The ‘eureka’ moment came in 1838 when he read an essay by economist Thomas Malthus on human population growth and food supply.  Darwin suddenly realised that all life was a competition for survival.  Characteristics that enhance the change of reproduction spread and those that are at a disadvantage die out.  Just as a farmer selects certain characteristics when breeding livestock, nature applies a similar process, albeit a much slower one.  He called this process ‘natural selection.’

In 1842 the Darwins moved to Down House, Kent, where Darwin studied everything around him, from climbing plants to barnacles, from earth worms to fancy pigeons – all whilst bringing up seven children!  Despite chronic illness picked up in South America, he worked prodigiously hard, building up evidence for ‘transmutation’, as he called evolution at the time.

He was in no hurry to tell the world of his vision, so at odds with religion.  He feared for his friendships and for his devout wife, Emma, who feared for his soul.  ‘It would be,’ he said, ‘like confessing to a murder.’  But he stopped attending church.

In 1858, Alfred Russell Wallace, another naturalist, sent him a similar idea about natural selection.  Darwin now had to hurry to write ‘On The Origin of the Species…’ which was published in 1859.

Darwin’s notable enemies included Richard Owen, the driving force behind the Natural History Museum, and Bishop Samuel Wilberforce, who intervened to prevent him getting the knighthood recommended for him by Prime Minister, Lord Palmerston.  However, when he died in 1882 he was buried in Westminster Abbey – twenty feet from Sir Isaac Newton.

Since Darwin, science has begun to reveal the mechanics of evolution.  At the end of the 19th Century, Mendel discovered laws of inheritance and in 1953 Crick and Watson discovered the structure of DNA, the genetic material.  In 2003, a complete map of the human genome was completed.  However, it his hard to imagine that any future scientific discovery will overshadow Darwin’s Big Idea:  the coherent explanation of life itself.

Ralph Morley – King’s School Canterbury Junior School

Tell the whole story revolving round ONE of these famous quotations:

(His choice:)

‘I believe that it is peace in our time.’

In 1938, Neville Chamberlain stepped out of a Lockhead L.14 Electra and uttered these words.  He had spoken with the German Chancellor, Adolf Hitler, and declared that this document ‘represents the desire of our two peoples never to go to war with one another again.’  In May 1938, the German Reich had annexed Austria and in October this vicious and powerful nation had invaded the German-speaking area of Czechoslovakia, known as the Sudetenland – ‘to protect the millions of Germans who live there.’  The Conservative government of Neville Chamberlain favoured the Stanley Baldwin approach: appease Adolf Hitler with one hand, and re-arm the British Empire with the other.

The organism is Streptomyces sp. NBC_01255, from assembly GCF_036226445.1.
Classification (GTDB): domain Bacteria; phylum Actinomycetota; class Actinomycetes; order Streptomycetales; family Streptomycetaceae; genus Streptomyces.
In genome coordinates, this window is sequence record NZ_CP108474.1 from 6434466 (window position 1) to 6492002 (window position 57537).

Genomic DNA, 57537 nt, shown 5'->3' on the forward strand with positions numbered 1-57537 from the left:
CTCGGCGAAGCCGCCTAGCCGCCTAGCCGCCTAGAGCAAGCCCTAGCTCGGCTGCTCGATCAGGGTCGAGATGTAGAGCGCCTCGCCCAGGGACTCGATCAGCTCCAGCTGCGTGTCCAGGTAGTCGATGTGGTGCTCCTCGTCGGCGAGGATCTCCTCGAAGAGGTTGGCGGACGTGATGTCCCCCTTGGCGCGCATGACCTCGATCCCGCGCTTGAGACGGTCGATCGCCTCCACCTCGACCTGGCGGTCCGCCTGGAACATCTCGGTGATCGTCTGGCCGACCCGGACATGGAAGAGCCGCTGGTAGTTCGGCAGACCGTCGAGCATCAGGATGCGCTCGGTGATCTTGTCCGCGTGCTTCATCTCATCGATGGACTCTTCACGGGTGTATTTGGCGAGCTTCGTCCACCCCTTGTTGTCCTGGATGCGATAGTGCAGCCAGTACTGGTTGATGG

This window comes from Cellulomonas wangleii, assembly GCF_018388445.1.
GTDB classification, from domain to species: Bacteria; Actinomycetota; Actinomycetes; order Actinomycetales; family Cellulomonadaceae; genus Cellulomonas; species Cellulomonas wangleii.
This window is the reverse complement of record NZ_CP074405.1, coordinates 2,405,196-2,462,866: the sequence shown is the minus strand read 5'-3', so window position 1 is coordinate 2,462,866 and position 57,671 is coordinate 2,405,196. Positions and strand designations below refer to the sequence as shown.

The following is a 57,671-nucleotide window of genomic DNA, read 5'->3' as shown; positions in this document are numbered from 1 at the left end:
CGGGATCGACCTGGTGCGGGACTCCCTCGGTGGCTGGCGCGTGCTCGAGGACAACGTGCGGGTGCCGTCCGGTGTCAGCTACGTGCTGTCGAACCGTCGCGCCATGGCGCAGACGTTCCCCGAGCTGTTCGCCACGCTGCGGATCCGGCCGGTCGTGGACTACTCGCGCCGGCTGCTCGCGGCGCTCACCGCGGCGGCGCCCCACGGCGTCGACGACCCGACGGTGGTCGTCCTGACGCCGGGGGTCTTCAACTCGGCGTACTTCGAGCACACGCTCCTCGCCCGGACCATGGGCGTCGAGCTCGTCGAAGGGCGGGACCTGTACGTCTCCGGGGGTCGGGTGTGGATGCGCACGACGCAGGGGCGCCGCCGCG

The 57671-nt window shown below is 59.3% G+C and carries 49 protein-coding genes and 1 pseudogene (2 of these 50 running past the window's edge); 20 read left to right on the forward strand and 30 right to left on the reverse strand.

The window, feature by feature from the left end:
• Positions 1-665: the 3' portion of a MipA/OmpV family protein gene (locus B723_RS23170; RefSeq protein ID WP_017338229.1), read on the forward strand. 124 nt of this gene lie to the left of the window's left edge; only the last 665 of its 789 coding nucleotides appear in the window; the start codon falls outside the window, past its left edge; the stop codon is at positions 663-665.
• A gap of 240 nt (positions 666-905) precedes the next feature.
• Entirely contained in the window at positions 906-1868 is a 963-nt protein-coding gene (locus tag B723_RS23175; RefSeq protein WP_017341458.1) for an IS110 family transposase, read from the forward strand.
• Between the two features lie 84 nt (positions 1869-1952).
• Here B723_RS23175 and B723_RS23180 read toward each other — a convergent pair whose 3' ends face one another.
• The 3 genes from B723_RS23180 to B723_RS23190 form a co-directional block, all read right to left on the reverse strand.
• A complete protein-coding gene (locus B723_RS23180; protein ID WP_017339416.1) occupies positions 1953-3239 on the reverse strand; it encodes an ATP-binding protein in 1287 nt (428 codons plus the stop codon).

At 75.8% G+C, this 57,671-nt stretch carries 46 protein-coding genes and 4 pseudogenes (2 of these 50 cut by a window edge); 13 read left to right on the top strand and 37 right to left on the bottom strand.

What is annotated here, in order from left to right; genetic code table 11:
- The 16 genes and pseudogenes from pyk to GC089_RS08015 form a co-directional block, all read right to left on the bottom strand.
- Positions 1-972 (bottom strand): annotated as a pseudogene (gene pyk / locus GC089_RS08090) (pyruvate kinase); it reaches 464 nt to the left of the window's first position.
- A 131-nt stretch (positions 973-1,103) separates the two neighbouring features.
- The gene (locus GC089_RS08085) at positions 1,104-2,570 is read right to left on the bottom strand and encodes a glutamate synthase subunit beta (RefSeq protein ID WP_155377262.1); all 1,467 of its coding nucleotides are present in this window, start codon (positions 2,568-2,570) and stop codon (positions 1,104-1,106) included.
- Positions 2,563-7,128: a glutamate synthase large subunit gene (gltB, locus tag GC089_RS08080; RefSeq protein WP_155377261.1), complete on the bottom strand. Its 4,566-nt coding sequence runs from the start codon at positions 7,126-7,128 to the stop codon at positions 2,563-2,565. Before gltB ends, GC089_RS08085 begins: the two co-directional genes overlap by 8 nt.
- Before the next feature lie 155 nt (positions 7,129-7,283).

Chamberlain flew out to Munich to talk with Adolf Hitler.  Meanwhile, Britain prepared.  RAF aircraft were given camouflage, and factories were allocated for possible war-work.  A degree of panic was apparent in Great Britain – and in Canada, South Africa, Australia and New Zealand, as people feared a repeat of the Great War, of Gallipoli, Vimy Ridge or Ypres.

However, Chamberlain came back with the Munich Agreement, allowing Hitler to stay in the Sudetenland , somehow having assured himself that no further moves would be made.

In May 1939, however, Germany invaded the rest of Czechoslovakia and turned its eyes on Poland.  Britain and France moved to guarantee the neutrality of Poland, and in September 1939 when Germany invaded Poland, declared war.  So much for ‘peace in our time.

Mark Bittlestone – Shrewsbury House School

Tell the whole story revolving round ONE of these famous quotations:

(His choice:)

‘One person’s contribution changed the course of history.’  Rosa Parks

One person’s contribution, in this case, changed the course of history.  Rosa Parks was a middle-aged black woman living in Montgomery.  In 1956, she was asked, while on a bus, to give up her seat to a white person.

‘Are you going to get up?’ he said.

No, I am not,’ she replied.

Then I will have to call the police,’ he said.

‘You do that,’ she replied.

Montgomery was in Alabama which had been one of the breakaway Confederate States in the American Civil war (1861-1865).  As it had not been allowed to keep black people as slaves, it had passed laws of segregation, called the Jim Crow Laws’ after a fictional minstrel.  These in effect condemned the black people of Alabama.  One of these laws stated that if a white person wanted to sit down in a bus, that row must have no black people in it.  Other laws followed the same tune: for instance, black restaurants (poor), white restaurants (excellent), black train carriages (poor), white train carriages (excellent).

Rosa Parks was on the receiving end of the bus segregation law.  She was fined $12 (a large amount then) and imprisoned for two months, as this was seen as a serious offence.  Her unjust sentencing led to the ‘Montgomery Bus Boycott,’ sparked off by Martin Luther King.  This was a boycott of the bus service by black people every Monday when they avoided the buses, hitching cheap taxi rides or sharing cars.